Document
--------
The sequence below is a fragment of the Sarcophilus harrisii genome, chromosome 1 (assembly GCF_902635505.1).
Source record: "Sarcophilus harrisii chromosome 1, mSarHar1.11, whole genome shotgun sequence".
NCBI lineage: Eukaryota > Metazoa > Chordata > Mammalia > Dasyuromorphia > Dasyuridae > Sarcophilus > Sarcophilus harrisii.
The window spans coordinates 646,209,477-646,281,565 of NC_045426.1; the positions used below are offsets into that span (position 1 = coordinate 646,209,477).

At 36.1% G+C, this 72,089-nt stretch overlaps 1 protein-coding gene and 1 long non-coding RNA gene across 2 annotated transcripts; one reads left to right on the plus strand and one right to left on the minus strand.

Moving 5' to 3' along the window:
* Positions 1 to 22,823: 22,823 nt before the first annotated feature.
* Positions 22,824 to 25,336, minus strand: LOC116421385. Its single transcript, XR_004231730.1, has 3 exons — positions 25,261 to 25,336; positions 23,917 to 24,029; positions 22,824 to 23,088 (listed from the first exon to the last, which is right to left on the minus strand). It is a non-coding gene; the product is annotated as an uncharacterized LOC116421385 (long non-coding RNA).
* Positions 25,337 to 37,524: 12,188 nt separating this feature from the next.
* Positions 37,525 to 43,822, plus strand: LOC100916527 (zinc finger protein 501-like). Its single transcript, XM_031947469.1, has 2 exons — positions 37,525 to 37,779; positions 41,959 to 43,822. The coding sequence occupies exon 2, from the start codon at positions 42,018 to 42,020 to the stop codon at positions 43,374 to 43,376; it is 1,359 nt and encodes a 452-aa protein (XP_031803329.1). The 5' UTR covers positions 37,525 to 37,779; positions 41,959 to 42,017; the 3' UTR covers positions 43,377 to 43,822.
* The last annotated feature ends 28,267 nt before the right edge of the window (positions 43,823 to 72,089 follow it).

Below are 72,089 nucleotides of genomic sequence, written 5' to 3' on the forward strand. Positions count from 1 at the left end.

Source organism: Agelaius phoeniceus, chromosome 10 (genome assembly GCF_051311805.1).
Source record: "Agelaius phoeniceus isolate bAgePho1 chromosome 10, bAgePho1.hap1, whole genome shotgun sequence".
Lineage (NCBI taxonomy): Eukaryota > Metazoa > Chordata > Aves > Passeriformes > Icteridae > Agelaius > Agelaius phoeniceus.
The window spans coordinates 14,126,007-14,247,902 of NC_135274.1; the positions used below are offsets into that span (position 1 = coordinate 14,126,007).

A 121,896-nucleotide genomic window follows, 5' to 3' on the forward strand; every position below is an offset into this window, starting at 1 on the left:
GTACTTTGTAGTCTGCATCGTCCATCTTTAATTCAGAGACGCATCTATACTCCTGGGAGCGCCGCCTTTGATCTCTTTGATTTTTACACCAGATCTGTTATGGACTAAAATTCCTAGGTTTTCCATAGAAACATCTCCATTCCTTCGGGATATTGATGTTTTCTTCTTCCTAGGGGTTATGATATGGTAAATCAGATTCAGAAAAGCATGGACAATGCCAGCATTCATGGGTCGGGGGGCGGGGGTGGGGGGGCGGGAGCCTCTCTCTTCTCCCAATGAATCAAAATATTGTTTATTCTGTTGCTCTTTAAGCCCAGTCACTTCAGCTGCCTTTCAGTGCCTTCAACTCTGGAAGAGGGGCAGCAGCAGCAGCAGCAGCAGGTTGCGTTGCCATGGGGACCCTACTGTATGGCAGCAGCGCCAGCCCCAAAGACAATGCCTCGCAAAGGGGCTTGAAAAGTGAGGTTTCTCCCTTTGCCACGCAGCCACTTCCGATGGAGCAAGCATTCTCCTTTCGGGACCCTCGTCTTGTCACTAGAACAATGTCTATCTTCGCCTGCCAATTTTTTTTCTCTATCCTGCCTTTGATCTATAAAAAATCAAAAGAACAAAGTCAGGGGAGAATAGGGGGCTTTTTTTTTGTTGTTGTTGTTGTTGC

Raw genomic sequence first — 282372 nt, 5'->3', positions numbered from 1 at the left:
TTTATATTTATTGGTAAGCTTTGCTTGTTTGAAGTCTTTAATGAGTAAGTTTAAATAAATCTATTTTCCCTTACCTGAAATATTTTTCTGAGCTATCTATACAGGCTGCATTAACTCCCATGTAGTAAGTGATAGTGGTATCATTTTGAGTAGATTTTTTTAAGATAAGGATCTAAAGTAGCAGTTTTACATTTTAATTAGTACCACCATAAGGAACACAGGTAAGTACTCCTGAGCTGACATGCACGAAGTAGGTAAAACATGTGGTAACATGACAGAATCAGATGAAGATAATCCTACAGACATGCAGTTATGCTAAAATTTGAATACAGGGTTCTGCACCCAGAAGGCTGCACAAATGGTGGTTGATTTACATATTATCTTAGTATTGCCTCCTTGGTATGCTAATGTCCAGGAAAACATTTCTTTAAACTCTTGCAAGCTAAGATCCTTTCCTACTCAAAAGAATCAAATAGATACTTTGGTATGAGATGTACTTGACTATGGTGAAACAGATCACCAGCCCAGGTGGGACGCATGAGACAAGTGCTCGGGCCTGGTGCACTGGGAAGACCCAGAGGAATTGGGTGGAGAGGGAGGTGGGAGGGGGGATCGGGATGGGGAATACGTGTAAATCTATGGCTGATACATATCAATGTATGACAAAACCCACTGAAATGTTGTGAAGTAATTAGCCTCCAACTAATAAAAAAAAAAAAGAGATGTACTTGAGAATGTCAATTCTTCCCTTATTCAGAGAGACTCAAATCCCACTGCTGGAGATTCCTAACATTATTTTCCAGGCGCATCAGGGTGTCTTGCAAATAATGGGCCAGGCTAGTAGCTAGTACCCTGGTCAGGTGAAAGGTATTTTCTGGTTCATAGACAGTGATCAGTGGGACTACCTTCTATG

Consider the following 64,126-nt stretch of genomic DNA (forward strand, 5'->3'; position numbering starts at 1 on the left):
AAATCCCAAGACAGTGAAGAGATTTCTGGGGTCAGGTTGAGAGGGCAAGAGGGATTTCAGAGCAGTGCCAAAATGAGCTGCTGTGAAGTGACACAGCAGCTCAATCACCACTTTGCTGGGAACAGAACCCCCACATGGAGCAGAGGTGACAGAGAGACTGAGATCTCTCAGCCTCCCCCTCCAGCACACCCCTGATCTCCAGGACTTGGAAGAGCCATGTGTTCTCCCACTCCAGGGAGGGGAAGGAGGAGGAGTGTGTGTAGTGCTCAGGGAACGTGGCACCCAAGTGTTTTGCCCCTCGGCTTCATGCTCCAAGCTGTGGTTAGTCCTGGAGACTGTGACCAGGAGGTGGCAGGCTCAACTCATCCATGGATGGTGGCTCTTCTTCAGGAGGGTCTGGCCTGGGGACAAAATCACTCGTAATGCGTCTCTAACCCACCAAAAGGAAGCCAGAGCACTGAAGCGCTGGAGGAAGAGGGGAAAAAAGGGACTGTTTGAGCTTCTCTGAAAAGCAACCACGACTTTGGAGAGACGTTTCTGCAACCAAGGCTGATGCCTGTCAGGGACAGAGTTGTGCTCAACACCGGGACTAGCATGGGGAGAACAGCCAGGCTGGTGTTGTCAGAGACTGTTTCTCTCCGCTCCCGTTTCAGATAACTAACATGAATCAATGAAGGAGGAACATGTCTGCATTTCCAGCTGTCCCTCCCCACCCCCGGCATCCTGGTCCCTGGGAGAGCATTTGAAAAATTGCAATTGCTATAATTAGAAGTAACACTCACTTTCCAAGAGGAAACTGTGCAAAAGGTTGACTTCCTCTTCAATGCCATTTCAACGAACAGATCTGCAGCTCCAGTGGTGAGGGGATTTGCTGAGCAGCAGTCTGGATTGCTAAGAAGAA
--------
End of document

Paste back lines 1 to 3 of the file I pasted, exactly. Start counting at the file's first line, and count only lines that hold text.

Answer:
The sequence below is a fragment of the Sarcophilus harrisii genome, chromosome 1 (assembly GCF_902635505.1).
Source record: "Sarcophilus harrisii chromosome 1, mSarHar1.11, whole genome shotgun sequence".
NCBI lineage: Eukaryota > Metazoa > Chordata > Mammalia > Dasyuromorphia > Dasyuridae > Sarcophilus > Sarcophilus harrisii.